Though I’m getting better with the select group of phone-talkers in my life, I’d rather break my thumbs arduously hashing out why you’re mad at me via text. Still, many women and men I know find it polite when their date calls regarding plans, so…fair game here — up to you.


Snapchat is a lawless place. It is perfectly acceptable to watch and send snaps to people we’d probably avoid saying hi to on the street.

120 seconds of an acquaintance-at-best swimming around in a fish bowl or fixing her face under a pair of kitten ears? Yes, I’d love to experience that, thank you.

And what are the rules when it comes to people you work with?

Old bosses? Current bosses? Co-workers?

I know HR said something about keeping your personal life separate from your work life, but if Brittany in Finance is following that chic girl from Marketing on Instagram, then I’m hoping on board, too.

That being said, if your quasi-manager adds you, are you obligated to follow back and like the photos of her new cat?

…The answer is probably yes. Time to back-stalk yourself and delete anything “funny at the time.”

Social media is a tricky game with ample opportunities for embarrassment and bad form. But your fate is in your own hands. And at the end of the day, as with life, no one knows what they’re doing anyway.

Collages by Emily Zirimis


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  • Sure hope my wanting to follow MR on Twitter since yesterday is … time appropriate?☺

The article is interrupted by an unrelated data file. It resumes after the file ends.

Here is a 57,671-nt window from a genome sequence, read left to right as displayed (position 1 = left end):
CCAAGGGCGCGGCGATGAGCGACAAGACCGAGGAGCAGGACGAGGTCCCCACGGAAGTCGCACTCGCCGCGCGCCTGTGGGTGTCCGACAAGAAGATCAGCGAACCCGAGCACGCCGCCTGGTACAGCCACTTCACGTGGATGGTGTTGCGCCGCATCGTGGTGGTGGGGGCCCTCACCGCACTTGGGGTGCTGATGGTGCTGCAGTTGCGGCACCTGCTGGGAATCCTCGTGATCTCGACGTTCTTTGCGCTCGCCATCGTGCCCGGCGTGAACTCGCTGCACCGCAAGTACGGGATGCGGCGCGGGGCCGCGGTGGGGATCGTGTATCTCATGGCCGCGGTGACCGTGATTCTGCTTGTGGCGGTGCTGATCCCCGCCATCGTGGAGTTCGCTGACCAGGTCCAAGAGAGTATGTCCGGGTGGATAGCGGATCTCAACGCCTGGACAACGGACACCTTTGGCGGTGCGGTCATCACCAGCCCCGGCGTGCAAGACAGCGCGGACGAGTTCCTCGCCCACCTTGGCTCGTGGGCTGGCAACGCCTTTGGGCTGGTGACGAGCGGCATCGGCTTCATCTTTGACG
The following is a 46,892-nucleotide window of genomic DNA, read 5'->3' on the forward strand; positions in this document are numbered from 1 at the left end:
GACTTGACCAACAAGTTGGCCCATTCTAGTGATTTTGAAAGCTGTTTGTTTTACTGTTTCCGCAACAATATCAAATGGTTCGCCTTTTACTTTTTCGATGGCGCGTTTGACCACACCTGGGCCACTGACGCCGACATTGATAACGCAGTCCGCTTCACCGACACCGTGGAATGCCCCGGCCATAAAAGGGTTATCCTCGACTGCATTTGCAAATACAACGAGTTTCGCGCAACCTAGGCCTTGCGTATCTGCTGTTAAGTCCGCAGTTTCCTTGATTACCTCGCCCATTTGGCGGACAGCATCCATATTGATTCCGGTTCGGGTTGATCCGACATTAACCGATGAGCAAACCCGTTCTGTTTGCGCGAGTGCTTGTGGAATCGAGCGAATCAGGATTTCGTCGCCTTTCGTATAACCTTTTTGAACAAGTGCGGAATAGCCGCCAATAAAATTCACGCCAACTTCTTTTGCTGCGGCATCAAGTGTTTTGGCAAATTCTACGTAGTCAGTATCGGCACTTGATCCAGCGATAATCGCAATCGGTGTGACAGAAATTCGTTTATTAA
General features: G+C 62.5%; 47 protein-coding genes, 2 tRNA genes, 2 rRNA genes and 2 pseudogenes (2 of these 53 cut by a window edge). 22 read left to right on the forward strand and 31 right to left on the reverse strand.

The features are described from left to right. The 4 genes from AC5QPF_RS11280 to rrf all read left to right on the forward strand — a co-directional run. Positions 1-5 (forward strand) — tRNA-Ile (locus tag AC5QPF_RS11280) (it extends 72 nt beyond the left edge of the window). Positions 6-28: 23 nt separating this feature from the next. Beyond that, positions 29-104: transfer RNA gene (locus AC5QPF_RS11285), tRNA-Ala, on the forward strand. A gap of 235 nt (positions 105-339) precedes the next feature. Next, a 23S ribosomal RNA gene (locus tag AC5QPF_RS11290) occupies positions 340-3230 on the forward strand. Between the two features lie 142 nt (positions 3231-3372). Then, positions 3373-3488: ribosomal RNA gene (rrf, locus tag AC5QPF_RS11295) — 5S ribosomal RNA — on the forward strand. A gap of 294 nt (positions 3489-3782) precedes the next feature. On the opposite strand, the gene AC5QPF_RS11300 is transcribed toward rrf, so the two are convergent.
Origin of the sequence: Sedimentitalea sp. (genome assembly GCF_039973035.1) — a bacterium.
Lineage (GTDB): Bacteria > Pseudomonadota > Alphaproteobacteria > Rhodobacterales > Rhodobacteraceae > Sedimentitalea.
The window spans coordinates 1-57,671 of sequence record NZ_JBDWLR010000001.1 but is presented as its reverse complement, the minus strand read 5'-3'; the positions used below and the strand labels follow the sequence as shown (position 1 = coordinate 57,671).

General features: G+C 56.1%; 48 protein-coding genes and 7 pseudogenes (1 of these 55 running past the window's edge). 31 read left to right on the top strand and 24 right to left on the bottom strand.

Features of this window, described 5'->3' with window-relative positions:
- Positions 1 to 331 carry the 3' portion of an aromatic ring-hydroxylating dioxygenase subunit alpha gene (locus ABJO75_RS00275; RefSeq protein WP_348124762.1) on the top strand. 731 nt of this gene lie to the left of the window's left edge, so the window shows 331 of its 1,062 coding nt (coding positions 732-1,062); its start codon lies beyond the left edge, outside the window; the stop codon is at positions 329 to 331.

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  • This is super relevant in my life right now, since my “quasi-boss” (more like coworker but he outranks me) started following me – for no apparent reason – on Instagram. I choose not to follow the few coworkers that follow me. And if my coworker is ok with all her “ab pics” and working out, I don’t think I’ll delete anything. Still, when I go to post things, I now have to think: “am I ok having my coworkers see this?”

    • I feel like EVERYONE should ALWAYS think “am I OK with my boss/coworker seeing this” even if they do not follow you.

      • Totally agree! But for me it’s more like: I’m taking a harmless selfie, and yet I’m feeling really strange thinking my coworkers will see it. Mostly because I’m more of the “professional” and “serious” type. Does that make sense? Like I’m two kind of different people and I don’t know how to cope with the two coming together.

  • This is a great conversation. There are certain things you just need to pick the phone up for. It’s hard to tell what someone is saying behind what they are saying.

  • Liz

    Yeah, blending work life and personal/social media life is a whole other conversation rife with uncertainty and potential land mines. I mean, what do you do if a co-worker requests to add/follow you and you’d rather not? Or if you’re doing the requesting and WEEKS pass and you still see a ‘Friend Request Sent’ icon? Such awkward. Sometimes I long for the days of land lines and dial-up.


  • Love this and also miss the 1st Ave stop on the L train, all the time.

  • Megan Dollar

    This has me wondering what it says about us that, when trying to connect in a more personal matter (i.e. phone call), it requires so much planning and scheduling.